Over 1,200 CSOs Vent Anger on TSC For ‘Misinformation’ About Them

Just days after the Teachers Service Commission’s (TSC) Secretary and Chief Executive Officer (CEO) Dr. Nancy Njeri Macharia told legislators that the TSC Curriculum Support Officers (CSOs) are at grade C5 and D1, the CSOs have lambasted their employer for distorting facts.

While appearing before the National Assembly’s education committee on February 14, 2023, Dr. Macharia told the MPs that the CSOs were evaluated and placed under Job Group C5 by the Salaries and Remuneration Commission (SRC).

According to the TSC boss, the CSOs are round about the same grade as primary school head teachers, which is C5 on the lowest and D1 on the highest, and they are essentially placed to supervise primary school teachers.

“They are still in the teachers payroll because that is how they were appraised by SRC…when they did job evaluation it was decided they can’t join the Secretariat,” said Dr. Macharia.

She further stated that the CSOs have their own Career Progression Guideline (CPG).

And now a document, which is a joint memorandum by the CSOs to the Parliamentary Select Committee on Education dated February 15, 2023, has painted a different picture on what is on the ground.

Approximately 1,200 CSOs countrywide have come out boldly to vent their anger and frustration at what they feel is misrepresentation of the facts on the ground, dismissing some of the things that were tabled before the committee as misleading.

“Whether by design or default, the TSC CEO, in her response to your questions, could not interpret the new job groups. She was too ignorant about the CSOs’ position. She was caught flat-footed,” read the document in part.

“In trying to justify some “untruths”, the CEO mixed up the legislators by asserting that CSOs were placed at the level of the highest paid primary school teacher…This was a serious contradiction and admission that the CEO is not in touch with what is on the ground,” they added.

According to the CSOs, most of them were and continue to be appointed at grade C5 for the case of former primary head teachers and some at D1 for the case of CSOs from secondary schools who are Bachelors of Education degree holders.

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They add that they have all along been ignored during the commission’s promotions.

“Most of the head teachers are at D1, a grade higher than that of the CSO. Doesn’t this make the CSO feel inferior, intimidated and ill-equipped to perform their duties?” read the document, adding: “The CEO admitted that CSOs were sent to secondary schools to carry out this and that function where most principals are at D3, D4 and D5. Does(n’t) this also make the CSOs feel inferior or intimidated?”

The CSOs maintain that currently most CSOs, who are holders of Bachelor’s degrees, are recruited from secondary schools. Their counterparts from primary schools have since earned higher qualifications like Bachelor degrees, Masters and even PhDs.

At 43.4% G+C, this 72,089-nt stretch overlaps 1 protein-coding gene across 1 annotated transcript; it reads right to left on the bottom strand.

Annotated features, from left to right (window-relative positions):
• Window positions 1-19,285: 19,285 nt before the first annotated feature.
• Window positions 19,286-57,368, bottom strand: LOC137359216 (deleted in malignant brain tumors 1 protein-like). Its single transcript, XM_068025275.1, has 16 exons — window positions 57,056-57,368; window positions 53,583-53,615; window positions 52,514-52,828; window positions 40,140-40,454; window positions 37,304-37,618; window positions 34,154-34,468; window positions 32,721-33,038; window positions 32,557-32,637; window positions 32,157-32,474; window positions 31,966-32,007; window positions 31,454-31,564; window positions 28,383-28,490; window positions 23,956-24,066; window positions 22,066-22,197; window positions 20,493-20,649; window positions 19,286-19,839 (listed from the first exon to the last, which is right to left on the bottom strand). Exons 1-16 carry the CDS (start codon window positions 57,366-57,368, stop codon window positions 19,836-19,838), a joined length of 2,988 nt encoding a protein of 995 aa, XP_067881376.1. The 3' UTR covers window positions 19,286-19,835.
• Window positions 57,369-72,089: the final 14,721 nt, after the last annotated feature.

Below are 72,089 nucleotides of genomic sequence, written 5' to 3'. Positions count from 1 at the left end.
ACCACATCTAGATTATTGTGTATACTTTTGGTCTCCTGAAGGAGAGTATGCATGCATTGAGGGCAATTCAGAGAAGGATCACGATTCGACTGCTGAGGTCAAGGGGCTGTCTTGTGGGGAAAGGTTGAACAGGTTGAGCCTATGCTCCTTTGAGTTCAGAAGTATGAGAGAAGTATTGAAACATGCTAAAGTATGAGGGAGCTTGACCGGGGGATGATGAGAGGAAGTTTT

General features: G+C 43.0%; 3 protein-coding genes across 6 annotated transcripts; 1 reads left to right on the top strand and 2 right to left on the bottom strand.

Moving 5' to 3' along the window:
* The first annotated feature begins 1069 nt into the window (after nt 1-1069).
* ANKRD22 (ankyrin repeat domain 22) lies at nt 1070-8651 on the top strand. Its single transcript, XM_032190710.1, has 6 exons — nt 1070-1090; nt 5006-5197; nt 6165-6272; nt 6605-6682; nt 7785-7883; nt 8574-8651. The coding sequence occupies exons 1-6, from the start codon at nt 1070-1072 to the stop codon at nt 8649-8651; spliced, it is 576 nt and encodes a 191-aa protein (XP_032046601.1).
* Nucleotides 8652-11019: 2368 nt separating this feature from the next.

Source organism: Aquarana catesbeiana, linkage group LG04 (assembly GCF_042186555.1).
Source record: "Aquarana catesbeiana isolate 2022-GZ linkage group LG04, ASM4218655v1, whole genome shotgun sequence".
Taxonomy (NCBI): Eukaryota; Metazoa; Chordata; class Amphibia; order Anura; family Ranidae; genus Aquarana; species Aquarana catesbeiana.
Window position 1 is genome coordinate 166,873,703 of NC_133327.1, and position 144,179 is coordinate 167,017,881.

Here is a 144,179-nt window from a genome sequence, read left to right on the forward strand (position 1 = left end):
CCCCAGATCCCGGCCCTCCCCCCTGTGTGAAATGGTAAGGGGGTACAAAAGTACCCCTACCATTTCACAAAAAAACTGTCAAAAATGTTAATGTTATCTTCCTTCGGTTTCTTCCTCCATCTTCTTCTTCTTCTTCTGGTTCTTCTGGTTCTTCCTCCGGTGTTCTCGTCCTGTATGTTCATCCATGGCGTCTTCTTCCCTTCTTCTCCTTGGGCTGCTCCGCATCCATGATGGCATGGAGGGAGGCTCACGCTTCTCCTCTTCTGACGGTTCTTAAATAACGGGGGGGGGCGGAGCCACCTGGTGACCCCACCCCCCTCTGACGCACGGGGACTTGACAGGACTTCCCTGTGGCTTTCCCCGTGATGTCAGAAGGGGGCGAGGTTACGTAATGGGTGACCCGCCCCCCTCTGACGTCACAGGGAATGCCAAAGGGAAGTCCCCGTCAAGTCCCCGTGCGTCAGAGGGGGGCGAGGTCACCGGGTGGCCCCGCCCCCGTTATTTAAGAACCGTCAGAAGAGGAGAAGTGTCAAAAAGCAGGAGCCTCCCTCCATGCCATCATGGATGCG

They note that with these higher qualifications, the situation now calls for a re-evaluation by the SRC.

“Some CSOs appointed while they were at C5 are still in the same grade ever since. This means they did not earn a promotion and might never, since there are no promotional adverts for CSOs over the years. Indeed, the CSOs in Kenya operate within only 2 job groups, C5 and D1, irrespective of their professional experience, age and or otherwise,” lamented the CSOs.

To rub salt into the wound, the commission prepared the 2019 CSOs Career Progression Guidelines (CPGs), which till to date have never been implemented as had been anticipated.

“The CEO also admitted there is a career progression guidelines document for CSOs. What she didn’t say … is that this document was never implemented, and that the CSOs are never considered for promotions whenever the TSC makes such adverts,” they added.

According to the CPG document seen by Education News, the guidelines were to be operational with effect from September 11, 2019 to supercede the existing Scheme of Service.

The CPG established four grades of CSOs; CSO II and I at T-Scale 10 and 11 respectively, and Senior and Chief CSO at T-Scale 12 and 13 respectively.

For one to be appointed as CSO II as per the guidelines, a teacher was required to have served as a teacher for a cumulative period of not less than six years, or 10 years for CSO I.

Other additional requirements for the case of CSO II are a Bachelor’s degree in education from a recognized institution, or a Bachelor’s degree plus a Post-Graduate Diploma in Education from a recognized institution.

For Senior CSOs, a teacher must have served as a teacher for a minimum period of 12 years, or 15 for Chief CSOs.

Additional requirements for the above cadres, which also applies to CSO I include: a Bachelor’s degree in Education or Bachelor’s degree plus a Post-Graduate Diploma in Education, Master’s degree in Education/special education from a recognized university, and certificate in computer applications.

They must also demonstrate merit and ability as reflected in work performance and results, meet the requirements of Chapter 6 of the Constitution, and have attended a management course lasting not less than 2 weeks.

The CSOs are now asking the commission to implement the 2019 CPGs backdated to July 1, 2019 when the career guidelines ought to have been implemented, and pay the accrued arrears. They want their entry grade improved to D3 as well.

The CSOs are charged with the responsibility of assessing teacher needs, training them, providing professional guidance, and assessing learning outcomes, among other responsibilities.

They also ensure that teachers comply with the set teaching standards, advise on career progression and professional development, monitor conduct and performance, and collect and maintain teacher management data.

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